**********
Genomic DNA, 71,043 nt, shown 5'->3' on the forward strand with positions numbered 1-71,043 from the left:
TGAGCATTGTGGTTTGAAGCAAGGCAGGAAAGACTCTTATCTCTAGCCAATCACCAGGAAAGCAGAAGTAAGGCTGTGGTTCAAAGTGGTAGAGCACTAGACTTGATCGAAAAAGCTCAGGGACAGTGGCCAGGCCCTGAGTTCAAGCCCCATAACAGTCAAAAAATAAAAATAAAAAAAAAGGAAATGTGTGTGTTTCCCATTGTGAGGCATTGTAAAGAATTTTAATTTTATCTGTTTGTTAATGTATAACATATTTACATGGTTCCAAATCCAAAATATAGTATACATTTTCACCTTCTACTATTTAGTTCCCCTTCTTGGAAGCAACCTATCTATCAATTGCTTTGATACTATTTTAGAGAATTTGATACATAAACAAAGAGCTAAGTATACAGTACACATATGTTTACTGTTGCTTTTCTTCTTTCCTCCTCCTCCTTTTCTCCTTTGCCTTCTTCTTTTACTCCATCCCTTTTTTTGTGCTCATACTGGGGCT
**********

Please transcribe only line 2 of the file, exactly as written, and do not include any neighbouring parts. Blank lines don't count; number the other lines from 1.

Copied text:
TGAGCATTGTGGTTTGAAGCAAGGCAGGAAAGACTCTTATCTCTAGCCAATCACCAGGAAAGCAGAAGTAAGGCTGTGGTTCAAAGTGGTAGAGCACTAGACTTGATCGAAAAAGCTCAGGGACAGTGGCCAGGCCCTGAGTTCAAGCCCCATAACAGTCAAAAAATAAAAATAAAAAAAAAGGAAATGTGTGTGTTTCCCATTGTGAGGCATTGTAAAGAATTTTAATTTTATCTGTTTGTTAATGTATAACATATTTACATGGTTCCAAATCCAAAATATAGTATACATTTTCACCTTCTACTATTTAGTTCCCCTTCTTGGAAGCAACCTATCTATCAATTGCTTTGATACTATTTTAGAGAATTTGATACATAAACAAAGAGCTAAGTATACAGTACACATATGTTTACTGTTGCTTTTCTTCTTTCCTCCTCCTCCTTTTCTCCTTTGCCTTCTTCTTTTACTCCATCCCTTTTTTTGTGCTCATACTGGGGCT